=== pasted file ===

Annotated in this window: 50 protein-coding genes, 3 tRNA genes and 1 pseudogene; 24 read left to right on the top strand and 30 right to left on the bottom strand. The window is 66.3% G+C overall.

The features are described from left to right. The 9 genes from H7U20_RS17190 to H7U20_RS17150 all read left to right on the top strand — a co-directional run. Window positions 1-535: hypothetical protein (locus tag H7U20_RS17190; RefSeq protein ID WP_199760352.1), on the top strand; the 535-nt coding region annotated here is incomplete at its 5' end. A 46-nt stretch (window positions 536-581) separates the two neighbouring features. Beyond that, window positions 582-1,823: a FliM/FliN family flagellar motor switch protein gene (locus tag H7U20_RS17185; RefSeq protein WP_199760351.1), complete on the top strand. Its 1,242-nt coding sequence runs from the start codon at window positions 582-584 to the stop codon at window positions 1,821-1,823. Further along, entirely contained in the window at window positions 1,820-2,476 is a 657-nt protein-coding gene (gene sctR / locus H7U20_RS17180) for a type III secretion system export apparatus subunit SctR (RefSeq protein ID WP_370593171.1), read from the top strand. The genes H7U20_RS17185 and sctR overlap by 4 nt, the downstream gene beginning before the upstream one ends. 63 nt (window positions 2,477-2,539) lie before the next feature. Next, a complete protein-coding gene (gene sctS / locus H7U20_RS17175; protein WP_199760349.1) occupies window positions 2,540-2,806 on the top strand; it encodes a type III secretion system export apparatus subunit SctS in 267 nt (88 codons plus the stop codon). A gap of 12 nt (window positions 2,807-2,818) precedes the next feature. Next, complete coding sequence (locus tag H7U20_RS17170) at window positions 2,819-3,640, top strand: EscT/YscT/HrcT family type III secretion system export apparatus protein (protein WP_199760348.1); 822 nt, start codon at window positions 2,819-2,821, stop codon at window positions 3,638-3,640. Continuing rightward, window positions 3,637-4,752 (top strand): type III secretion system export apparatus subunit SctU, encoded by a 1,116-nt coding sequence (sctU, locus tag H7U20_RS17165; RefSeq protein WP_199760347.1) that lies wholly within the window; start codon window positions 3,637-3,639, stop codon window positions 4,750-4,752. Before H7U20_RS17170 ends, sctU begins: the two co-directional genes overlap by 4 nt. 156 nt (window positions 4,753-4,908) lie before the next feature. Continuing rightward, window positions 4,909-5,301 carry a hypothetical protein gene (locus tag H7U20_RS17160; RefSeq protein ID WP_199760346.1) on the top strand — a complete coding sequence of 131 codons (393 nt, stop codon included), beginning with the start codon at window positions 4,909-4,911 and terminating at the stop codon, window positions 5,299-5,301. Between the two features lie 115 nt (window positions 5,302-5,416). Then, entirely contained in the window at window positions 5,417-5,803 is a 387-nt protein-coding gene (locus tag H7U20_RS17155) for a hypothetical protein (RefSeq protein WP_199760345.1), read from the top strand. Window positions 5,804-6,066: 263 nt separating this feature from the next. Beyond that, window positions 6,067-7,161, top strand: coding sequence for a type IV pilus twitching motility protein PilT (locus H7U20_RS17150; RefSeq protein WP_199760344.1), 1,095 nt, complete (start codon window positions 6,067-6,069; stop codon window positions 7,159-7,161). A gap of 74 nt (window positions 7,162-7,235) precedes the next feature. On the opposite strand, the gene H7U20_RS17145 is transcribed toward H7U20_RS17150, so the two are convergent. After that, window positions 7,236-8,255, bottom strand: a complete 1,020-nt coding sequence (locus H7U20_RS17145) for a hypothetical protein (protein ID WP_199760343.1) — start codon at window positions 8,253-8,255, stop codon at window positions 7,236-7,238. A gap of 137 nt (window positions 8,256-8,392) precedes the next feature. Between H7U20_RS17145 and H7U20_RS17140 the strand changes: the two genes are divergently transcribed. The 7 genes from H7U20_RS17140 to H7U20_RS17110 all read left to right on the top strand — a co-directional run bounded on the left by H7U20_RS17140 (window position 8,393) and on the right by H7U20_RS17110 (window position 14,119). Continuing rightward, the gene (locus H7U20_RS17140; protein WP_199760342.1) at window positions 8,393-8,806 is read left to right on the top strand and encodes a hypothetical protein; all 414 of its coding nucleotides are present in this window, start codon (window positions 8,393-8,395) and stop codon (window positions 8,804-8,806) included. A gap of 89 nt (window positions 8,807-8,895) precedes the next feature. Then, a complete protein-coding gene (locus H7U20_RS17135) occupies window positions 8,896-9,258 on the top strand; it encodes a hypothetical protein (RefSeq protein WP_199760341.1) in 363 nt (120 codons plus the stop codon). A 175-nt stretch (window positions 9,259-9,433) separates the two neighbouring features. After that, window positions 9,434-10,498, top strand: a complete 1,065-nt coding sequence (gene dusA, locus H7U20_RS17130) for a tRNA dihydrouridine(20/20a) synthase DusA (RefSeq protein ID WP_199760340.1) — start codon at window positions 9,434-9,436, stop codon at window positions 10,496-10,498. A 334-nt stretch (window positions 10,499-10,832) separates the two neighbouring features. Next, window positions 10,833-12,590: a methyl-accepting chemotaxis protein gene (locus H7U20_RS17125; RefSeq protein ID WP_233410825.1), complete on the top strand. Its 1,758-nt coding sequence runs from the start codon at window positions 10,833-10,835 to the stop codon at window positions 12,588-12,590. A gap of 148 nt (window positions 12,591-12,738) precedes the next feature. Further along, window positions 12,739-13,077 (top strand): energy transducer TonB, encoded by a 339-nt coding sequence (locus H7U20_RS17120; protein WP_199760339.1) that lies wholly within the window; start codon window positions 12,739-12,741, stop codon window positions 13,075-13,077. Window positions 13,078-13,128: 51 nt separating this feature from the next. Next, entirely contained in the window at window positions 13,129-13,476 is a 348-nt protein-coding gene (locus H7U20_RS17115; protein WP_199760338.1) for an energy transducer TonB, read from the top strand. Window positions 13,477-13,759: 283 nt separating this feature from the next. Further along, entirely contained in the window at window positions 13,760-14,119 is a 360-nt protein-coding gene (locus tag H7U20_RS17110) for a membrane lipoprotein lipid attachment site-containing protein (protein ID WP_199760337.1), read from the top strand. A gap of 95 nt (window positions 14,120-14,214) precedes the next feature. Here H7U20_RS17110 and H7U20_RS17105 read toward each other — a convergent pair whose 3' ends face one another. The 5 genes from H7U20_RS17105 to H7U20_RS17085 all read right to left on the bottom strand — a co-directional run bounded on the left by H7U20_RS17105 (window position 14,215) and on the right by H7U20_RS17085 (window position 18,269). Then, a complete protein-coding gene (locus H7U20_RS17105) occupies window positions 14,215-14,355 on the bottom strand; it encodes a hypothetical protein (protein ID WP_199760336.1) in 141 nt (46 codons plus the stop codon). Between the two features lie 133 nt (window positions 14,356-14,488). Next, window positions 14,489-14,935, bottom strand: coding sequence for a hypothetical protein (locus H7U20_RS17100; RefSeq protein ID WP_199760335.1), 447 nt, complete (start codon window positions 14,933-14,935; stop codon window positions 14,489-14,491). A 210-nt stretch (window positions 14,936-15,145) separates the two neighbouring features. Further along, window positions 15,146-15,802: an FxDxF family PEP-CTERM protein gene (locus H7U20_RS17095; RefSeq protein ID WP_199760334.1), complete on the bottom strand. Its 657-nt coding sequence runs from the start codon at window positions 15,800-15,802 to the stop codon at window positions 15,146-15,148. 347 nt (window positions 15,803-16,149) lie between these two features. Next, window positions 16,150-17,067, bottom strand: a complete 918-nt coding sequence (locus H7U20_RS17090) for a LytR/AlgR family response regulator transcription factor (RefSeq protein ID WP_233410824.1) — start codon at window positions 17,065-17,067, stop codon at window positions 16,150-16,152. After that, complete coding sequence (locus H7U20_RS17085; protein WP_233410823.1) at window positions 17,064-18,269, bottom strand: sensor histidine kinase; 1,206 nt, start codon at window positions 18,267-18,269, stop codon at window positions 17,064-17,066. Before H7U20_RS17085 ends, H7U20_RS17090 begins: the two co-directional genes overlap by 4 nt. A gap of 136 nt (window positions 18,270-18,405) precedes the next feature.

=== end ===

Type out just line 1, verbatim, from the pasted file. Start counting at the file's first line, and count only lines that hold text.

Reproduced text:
Annotated in this window: 50 protein-coding genes, 3 tRNA genes and 1 pseudogene; 24 read left to right on the top strand and 30 right to left on the bottom strand. The window is 66.3% G+C overall.